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I have a Raspberry Pi with six LEDs and button (also with LED) on the custom circuit board that is connected to GPIO pins. This RPi previously had an AdaFruit Neopixel with LEDs, but later my client decided to switch to that custom board. I have to modify a Python application to turn off all lights, but the problem is that it doesn't work. Any light change is discarded when my application is closed and all lights are turn on. What to do with it? Another interesting thing is that two of LEDs are turned on after plugging power cable into RPi and after shutting down the system. It seems that default state of at least two lights is "on", but why only two lights are in "on" state during and after boot, but before running my application? Turning things like active_high for a LED in gpiozero don't help as it's discarded at the end.

Can I do something with it or I just should tell my client to rework a circuit board? I have zero knowledge about electronics, but it seems that they messed something up with high/low states on that circuit board.

EDIT:

I found a way to turn off lights, at least for a few seconds before the system is fully shut down:

import subprocess
from gpiozero import LED

led = LED(8)
led.off()
led.close()

subprocess.run(['raspi-gpio', 'set', '8', 'ip', 'pd'])

I had to close LED first, and then use subprocess to run raspi-gpio command to really turn off the light.

But the problem remains, after shutting down the system, it lights up again.

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Some pins are high at boot time. If you connected LEDs to each pin, you'd see which ones.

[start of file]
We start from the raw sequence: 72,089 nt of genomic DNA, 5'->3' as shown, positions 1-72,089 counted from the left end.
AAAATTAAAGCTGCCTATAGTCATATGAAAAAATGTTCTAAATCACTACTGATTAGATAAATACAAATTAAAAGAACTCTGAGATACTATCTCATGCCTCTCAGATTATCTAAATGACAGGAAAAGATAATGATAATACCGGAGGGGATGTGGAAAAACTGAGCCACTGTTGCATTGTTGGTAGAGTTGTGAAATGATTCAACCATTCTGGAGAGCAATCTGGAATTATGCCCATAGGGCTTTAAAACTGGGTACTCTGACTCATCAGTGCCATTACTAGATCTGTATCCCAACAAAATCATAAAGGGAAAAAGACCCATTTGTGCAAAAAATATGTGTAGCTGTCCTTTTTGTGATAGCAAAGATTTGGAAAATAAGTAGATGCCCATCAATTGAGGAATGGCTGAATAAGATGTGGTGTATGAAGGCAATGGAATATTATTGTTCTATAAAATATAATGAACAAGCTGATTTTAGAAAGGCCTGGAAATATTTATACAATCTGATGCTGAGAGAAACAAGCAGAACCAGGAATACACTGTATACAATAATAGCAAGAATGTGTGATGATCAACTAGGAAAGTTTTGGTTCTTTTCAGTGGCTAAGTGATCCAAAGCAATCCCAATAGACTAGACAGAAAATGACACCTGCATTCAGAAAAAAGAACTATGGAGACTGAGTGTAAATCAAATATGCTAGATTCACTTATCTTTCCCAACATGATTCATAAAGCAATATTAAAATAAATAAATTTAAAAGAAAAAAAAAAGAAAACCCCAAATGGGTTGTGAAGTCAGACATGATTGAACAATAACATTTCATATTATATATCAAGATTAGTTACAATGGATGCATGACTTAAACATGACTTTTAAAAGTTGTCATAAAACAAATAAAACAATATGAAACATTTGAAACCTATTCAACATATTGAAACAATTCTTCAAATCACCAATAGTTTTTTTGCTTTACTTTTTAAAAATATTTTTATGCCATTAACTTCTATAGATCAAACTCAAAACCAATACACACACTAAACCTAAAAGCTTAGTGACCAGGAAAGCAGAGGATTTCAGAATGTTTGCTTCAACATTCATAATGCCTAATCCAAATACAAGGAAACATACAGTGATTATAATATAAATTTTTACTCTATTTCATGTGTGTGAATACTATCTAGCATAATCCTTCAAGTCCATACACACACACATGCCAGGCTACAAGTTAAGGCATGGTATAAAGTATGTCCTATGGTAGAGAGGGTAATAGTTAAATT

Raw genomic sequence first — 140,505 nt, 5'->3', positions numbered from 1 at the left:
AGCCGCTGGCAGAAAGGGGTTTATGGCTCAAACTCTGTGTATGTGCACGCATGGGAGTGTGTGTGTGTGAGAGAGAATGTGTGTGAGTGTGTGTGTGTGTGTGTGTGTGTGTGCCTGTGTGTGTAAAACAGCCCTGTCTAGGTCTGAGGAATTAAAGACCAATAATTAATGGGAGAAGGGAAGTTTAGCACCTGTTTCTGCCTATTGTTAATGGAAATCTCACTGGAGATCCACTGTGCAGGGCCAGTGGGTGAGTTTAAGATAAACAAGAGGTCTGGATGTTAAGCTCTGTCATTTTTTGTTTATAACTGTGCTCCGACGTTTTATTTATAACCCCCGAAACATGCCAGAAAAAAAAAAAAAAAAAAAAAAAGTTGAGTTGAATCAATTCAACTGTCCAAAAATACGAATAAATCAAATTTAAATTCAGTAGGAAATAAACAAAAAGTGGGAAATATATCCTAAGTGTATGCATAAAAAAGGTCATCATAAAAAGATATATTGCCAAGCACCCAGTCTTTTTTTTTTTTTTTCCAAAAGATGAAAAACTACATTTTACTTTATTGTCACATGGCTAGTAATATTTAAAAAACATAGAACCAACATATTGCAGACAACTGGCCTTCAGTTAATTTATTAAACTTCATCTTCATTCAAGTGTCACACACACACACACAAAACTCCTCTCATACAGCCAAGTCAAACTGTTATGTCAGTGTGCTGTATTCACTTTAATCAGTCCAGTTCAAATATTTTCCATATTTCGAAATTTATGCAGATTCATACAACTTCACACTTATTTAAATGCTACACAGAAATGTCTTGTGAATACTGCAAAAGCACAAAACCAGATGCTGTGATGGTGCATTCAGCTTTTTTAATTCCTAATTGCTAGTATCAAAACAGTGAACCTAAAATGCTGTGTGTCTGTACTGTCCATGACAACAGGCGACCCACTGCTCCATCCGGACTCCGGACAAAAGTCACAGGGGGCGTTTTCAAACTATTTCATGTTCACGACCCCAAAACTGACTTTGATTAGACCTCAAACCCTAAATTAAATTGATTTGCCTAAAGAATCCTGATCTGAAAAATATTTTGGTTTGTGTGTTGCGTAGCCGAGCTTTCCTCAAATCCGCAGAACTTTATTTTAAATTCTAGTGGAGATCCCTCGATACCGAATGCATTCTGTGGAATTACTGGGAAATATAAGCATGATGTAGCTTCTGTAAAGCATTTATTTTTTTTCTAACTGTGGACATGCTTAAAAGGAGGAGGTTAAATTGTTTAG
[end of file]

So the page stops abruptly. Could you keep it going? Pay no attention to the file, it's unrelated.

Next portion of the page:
gpiozero will always turn a pin low when you initialise it, so if GPIO7 was on at boot, running led = LED(7) would initially set it to low (off) until you turned it on with led.on(). But when your script ended it would clean-up - and restore it back to its initial state - high.

If you want to make sure all pins are off, use a command line program to turn them all off, or use a library that doesn't do implicit cleanup to specifically turn them all off before you reboot. For example you could use raspi-gpio set 2-28 op dl (set all pins to output and drive low).

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  • Thank you. Your explanation helped me a bit. The problem still remains, after completing shutdown I have a a high signal on these pins. Is there something I can try to fix it? – Dawid Loranc Feb 10 at 12:20
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I solved it by using in Python app (it's an example):

import subprocess
from gpiozero import LED

led = LED(8)
led.off()
led.close()

subprocess.run(['raspi-gpio', 'set', '8', 'ip', 'pd'])

Where last line is calling system's command that sets 8 GPIO pin to input mode and pull down.

I also had to add some params to /boot/config.txt:

gpio=7=ip,pd
gpio=8=ip,pd

dtoverlay=gpio-poweroff,active_low=1

Where 7 i 8 pins are used by LEDs that are problematic.

By using:

gpio=7=ip,pd

I'm ensuring that LEDs is turned off when system is running, but app not yet.

I'm not sure what this code is doing, but it seems it turn off my LEDs after shutdown which was desired result.

dtoverlay=gpio-poweroff,active_low=1

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